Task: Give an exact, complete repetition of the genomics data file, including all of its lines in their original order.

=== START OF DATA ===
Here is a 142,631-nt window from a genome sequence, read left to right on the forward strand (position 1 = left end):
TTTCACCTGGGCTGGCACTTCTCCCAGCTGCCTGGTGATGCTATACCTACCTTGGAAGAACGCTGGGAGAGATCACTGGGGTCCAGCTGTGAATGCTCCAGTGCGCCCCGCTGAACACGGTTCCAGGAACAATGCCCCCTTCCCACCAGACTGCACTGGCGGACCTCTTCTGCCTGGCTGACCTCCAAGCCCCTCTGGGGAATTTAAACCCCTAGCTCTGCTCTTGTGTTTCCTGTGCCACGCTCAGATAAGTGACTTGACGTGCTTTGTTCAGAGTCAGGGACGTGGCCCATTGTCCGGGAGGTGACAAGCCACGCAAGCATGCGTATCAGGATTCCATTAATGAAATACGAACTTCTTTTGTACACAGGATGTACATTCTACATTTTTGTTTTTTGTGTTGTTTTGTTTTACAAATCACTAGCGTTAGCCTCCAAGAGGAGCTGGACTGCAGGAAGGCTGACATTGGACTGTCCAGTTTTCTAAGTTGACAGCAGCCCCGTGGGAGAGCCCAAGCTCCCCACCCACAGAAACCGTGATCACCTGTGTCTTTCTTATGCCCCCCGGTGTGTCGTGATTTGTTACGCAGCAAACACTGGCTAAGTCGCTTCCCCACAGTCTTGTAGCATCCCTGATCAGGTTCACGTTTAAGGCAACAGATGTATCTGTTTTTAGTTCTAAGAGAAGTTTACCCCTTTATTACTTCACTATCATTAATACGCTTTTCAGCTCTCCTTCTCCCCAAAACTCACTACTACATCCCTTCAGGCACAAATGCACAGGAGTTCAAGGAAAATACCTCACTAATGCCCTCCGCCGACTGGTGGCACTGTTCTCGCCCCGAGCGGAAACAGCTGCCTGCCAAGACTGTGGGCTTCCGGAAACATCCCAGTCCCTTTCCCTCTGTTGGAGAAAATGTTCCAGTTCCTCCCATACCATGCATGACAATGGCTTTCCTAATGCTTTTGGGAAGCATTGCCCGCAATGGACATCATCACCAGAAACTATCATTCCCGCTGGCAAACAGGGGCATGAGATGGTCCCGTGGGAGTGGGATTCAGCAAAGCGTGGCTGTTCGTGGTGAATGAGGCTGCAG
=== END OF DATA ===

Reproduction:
Here is a 142,631-nt window from a genome sequence, read left to right on the forward strand (position 1 = left end):
TTTCACCTGGGCTGGCACTTCTCCCAGCTGCCTGGTGATGCTATACCTACCTTGGAAGAACGCTGGGAGAGATCACTGGGGTCCAGCTGTGAATGCTCCAGTGCGCCCCGCTGAACACGGTTCCAGGAACAATGCCCCCTTCCCACCAGACTGCACTGGCGGACCTCTTCTGCCTGGCTGACCTCCAAGCCCCTCTGGGGAATTTAAACCCCTAGCTCTGCTCTTGTGTTTCCTGTGCCACGCTCAGATAAGTGACTTGACGTGCTTTGTTCAGAGTCAGGGACGTGGCCCATTGTCCGGGAGGTGACAAGCCACGCAAGCATGCGTATCAGGATTCCATTAATGAAATACGAACTTCTTTTGTACACAGGATGTACATTCTACATTTTTGTTTTTTGTGTTGTTTTGTTTTACAAATCACTAGCGTTAGCCTCCAAGAGGAGCTGGACTGCAGGAAGGCTGACATTGGACTGTCCAGTTTTCTAAGTTGACAGCAGCCCCGTGGGAGAGCCCAAGCTCCCCACCCACAGAAACCGTGATCACCTGTGTCTTTCTTATGCCCCCCGGTGTGTCGTGATTTGTTACGCAGCAAACACTGGCTAAGTCGCTTCCCCACAGTCTTGTAGCATCCCTGATCAGGTTCACGTTTAAGGCAACAGATGTATCTGTTTTTAGTTCTAAGAGAAGTTTACCCCTTTATTACTTCACTATCATTAATACGCTTTTCAGCTCTCCTTCTCCCCAAAACTCACTACTACATCCCTTCAGGCACAAATGCACAGGAGTTCAAGGAAAATACCTCACTAATGCCCTCCGCCGACTGGTGGCACTGTTCTCGCCCCGAGCGGAAACAGCTGCCTGCCAAGACTGTGGGCTTCCGGAAACATCCCAGTCCCTTTCCCTCTGTTGGAGAAAATGTTCCAGTTCCTCCCATACCATGCATGACAATGGCTTTCCTAATGCTTTTGGGAAGCATTGCCCGCAATGGACATCATCACCAGAAACTATCATTCCCGCTGGCAAACAGGGGCATGAGATGGTCCCGTGGGAGTGGGATTCAGCAAAGCGTGGCTGTTCGTGGTGAATGAGGCTGCAG